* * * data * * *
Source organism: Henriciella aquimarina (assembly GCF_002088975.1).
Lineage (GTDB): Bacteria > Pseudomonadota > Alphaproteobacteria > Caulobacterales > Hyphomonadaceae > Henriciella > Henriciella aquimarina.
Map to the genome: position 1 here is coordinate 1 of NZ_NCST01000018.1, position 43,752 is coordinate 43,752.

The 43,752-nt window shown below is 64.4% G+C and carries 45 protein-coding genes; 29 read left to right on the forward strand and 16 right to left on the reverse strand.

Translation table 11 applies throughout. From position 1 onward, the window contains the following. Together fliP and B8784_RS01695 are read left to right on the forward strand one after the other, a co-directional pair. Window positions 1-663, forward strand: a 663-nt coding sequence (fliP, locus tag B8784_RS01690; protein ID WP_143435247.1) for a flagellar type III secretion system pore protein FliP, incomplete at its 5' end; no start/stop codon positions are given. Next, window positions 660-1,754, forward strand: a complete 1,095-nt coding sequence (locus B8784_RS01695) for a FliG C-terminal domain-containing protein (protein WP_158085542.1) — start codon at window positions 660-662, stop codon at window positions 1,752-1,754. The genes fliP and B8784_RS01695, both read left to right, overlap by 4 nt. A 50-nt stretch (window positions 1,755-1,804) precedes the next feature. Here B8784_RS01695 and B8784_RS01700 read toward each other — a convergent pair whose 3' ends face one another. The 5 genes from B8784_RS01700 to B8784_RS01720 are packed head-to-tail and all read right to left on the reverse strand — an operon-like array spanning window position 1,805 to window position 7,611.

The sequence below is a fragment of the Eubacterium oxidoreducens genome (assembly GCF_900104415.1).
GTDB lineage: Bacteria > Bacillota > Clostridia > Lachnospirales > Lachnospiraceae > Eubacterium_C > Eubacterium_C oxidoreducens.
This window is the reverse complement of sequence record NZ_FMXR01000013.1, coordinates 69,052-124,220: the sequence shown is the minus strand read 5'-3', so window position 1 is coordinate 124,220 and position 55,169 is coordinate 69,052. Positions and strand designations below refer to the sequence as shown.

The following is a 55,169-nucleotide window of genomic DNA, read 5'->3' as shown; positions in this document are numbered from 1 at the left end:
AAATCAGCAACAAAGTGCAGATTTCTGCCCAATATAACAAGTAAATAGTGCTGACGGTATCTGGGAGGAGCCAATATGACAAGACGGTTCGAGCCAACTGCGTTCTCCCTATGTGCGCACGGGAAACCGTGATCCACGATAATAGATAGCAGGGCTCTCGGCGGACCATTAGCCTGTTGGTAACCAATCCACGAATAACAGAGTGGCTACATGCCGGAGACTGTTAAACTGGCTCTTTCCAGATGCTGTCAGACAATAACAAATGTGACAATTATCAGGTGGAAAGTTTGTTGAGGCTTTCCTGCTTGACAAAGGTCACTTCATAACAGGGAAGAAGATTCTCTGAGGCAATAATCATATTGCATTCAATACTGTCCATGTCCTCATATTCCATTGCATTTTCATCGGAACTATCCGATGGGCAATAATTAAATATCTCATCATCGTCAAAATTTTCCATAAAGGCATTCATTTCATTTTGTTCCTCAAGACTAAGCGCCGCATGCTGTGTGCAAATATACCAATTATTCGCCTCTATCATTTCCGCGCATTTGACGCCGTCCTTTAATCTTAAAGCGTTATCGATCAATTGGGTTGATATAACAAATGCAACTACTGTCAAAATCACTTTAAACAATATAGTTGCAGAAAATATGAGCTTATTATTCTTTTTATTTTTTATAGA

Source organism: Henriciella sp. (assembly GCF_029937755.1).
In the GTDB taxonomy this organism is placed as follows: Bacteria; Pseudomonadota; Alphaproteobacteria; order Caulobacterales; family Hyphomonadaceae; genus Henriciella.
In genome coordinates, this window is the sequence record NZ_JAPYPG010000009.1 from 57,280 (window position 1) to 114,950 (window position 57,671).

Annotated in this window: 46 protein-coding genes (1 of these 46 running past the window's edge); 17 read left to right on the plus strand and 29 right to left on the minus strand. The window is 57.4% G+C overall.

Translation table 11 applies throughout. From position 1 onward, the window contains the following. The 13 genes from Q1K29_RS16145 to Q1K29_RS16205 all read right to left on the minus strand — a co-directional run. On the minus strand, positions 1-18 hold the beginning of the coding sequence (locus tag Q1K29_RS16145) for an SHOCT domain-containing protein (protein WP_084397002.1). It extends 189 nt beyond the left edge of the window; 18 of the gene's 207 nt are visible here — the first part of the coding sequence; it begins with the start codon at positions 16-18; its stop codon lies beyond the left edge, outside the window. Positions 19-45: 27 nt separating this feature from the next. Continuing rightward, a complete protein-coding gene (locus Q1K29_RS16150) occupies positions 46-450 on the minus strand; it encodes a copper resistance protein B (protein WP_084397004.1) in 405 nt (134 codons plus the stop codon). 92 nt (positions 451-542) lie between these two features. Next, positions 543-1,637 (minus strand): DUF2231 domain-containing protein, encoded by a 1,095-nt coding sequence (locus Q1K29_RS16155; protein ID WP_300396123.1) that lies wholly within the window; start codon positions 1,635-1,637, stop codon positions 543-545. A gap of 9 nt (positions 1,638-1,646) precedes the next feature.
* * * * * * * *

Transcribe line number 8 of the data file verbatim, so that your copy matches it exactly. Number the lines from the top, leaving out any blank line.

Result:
This window is the reverse complement of sequence record NZ_FMXR01000013.1, coordinates 69,052-124,220: the sequence shown is the minus strand read 5'-3', so window position 1 is coordinate 124,220 and position 55,169 is coordinate 69,052. Positions and strand designations below refer to the sequence as shown.